Roger Federer’s greatness in the Wimbledon semifinals was drugging, anesthetizing. If he had clapped a rag of chloroform over the mouth of Andy Murray at the All England club, he couldn’t have done a better job of knocking out his opponent and kidnapping the tournament. The sheer sweetness in Federer’s palms made his opponent sag — and the audience, too.

The 33-year-old always has been a man of deceptively mild outward temperament, but in his stunning semifinal victory over Murray on Friday, 7-5, 7-5, 6-4, he was in the most dangerously silken form of his life. This was black-out tennis. As close set after close set fell in Federer’s favor, you found yourself wondering, how could something so ecstatically good be so dulling? How could something so smooth be such a blow? It’s worth observing that Federer has as much hardness in his hands as he does softness, and he is accustomed to getting what he wants: He has won 17 Grand Slams.

“I know what I’m trying to achieve,” he said.

In Sunday’s final against top-ranked Novak Djokovic, he will try to become the first man in history to win Wimbledon eight times. As the great British sportswriter Simon Barnes has observed of Federer, “I doubt if any athlete has ever exploited serenity to the same devastating effect.”

With the victory Friday, Federer reached his 26th Grand Slam final, and it’s hard to overstate the breadth of that achievement because he has done it in a golden age of men’s tennis. His opponent, Djokovic, who defeated Richard Gasquet in straight sets, 7-6 (7-2), 6-4, 6-4, will be playing his 18th major final. Few eras have been populated by a set of players with games as big and complete as Djokovic, Murray and Rafael Nadal, well-defined champions who all might set all-time records if they didn’t have to face each other in Grand Slams.

“It’s an extremely tough time to win these major events,” Murray pointed out, “because the guys that are around are phenomenal tennis players.”

Murray, the Scotsman and 2013 Wimbledon champion, was a threatening opponent, five years younger and with a home crowd behind him. But he simply couldn’t meet Federer’s magnificent shot-making or serve. Federer faced just one break point — in the first game of the match. Murray never had as good a chance again.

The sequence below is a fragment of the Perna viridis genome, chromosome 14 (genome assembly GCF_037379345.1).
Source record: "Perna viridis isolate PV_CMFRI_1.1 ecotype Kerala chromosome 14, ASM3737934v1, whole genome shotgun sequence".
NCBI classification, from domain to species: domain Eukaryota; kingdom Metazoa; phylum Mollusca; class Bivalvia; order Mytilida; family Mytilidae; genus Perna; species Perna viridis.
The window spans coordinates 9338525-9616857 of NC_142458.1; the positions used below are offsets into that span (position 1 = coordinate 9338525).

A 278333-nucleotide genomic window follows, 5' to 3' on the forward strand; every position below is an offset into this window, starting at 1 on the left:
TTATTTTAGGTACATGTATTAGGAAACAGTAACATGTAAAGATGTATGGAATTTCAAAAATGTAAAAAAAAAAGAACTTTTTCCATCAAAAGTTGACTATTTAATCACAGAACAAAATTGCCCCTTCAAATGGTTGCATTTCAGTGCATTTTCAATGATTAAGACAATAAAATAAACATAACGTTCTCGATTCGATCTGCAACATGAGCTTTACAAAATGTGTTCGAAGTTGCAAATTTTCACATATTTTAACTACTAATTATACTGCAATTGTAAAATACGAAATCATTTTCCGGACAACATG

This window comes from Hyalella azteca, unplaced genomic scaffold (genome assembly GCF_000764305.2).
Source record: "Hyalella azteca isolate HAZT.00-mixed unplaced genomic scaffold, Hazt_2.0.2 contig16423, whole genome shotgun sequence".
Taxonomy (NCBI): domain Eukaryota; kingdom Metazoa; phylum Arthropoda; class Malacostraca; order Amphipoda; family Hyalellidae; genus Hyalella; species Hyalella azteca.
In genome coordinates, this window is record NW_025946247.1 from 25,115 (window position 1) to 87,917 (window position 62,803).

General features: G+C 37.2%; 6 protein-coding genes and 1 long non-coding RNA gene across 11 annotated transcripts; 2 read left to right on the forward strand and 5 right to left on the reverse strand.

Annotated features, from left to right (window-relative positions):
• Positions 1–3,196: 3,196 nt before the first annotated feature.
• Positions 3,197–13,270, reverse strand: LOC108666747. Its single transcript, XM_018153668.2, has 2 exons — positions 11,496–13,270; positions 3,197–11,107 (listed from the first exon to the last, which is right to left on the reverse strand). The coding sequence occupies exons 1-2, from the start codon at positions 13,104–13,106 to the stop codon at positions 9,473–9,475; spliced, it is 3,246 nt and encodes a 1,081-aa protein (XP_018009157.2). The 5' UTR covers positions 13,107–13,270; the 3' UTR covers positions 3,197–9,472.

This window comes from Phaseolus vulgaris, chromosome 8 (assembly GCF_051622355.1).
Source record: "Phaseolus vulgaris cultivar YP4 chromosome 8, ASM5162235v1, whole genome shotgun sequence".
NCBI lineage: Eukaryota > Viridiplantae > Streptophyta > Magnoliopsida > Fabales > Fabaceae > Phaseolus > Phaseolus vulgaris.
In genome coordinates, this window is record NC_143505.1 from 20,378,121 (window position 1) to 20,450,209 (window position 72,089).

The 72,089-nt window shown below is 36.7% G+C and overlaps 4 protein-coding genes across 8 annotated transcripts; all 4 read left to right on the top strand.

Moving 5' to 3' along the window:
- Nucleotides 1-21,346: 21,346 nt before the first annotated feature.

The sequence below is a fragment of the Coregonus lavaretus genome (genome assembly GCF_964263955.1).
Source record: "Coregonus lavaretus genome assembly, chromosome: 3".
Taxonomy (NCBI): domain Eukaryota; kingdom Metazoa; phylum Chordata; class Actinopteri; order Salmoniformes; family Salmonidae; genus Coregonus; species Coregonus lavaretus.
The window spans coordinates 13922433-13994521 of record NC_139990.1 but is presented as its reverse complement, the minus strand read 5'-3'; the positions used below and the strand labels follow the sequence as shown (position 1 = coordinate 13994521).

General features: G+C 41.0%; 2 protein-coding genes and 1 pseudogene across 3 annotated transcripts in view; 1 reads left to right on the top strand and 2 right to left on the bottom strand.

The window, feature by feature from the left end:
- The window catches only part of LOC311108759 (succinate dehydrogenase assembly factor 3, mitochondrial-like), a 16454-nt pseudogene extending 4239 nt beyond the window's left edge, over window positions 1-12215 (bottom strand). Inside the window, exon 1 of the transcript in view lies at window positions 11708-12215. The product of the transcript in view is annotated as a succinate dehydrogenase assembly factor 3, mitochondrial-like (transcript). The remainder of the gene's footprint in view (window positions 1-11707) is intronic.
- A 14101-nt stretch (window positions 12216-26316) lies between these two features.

“I couldn’t get a racket on too many returns,” he said.

But just as devastating were the groundstrokes from those remarkable palms that could redirect the ball from seemingly any angle for 56 winners. Federer just did everything a little easier than Murray, hitting it so absolutely pure that Murray only could try to hang in there and hope an edge came off the knife.

Given the quality of Federer’s play, it was a valiant performance by Murray just to keep the sets close. The competitive high point of the match came as Murray served at 4-5 in the second set, when he somehow held on to win a seven-deuce siege of a game that lasted 17 minutes and in which he fought off five set points.

They dodged up and back and from corner to corner, digging out low slices that made the crowd come alive and gasp in the middle of points or rapping huge winners that caused deep frantic roars. “It felt like every point was ending with a winner,” Murray said. Federer would surge to the net, and Murray would roll composed passing shots by him.

“Inside I was screaming,” Federer told the BBC later, as he came off the court.

Murray held — but in the end, it meant nothing. Federer won his own serve at love and then broke Murray for the set, when he laid his whole torso into a forehand up the line and followed it with an easy high volley into open court.

“I was fighting as hard as I could,” Murray said. “A shame I couldn’t keep it up.”

From the audience standpoint, there was nothing left to do but appreciate Federer. His shot-making continued: In the seventh game of the third set, at 0-15, he struck a fully extended, running backhand flick job that was purely stupendous.

“When the confidence is there and you have a clear mind, that’s sometimes the stuff you can come up with,” he said.

It was, he admitted, one of the great match performances of his life, on one of the biggest occasions. The crowd knew it, too. Though he beat the home favorite, throngs of people applauded him the entire way back to the locker room. “That’s something I don’t remember having,” he said.

“Clearly it’s an amazing feeling,” he added. “I need to keep it up for one more match to make it the perfect week.”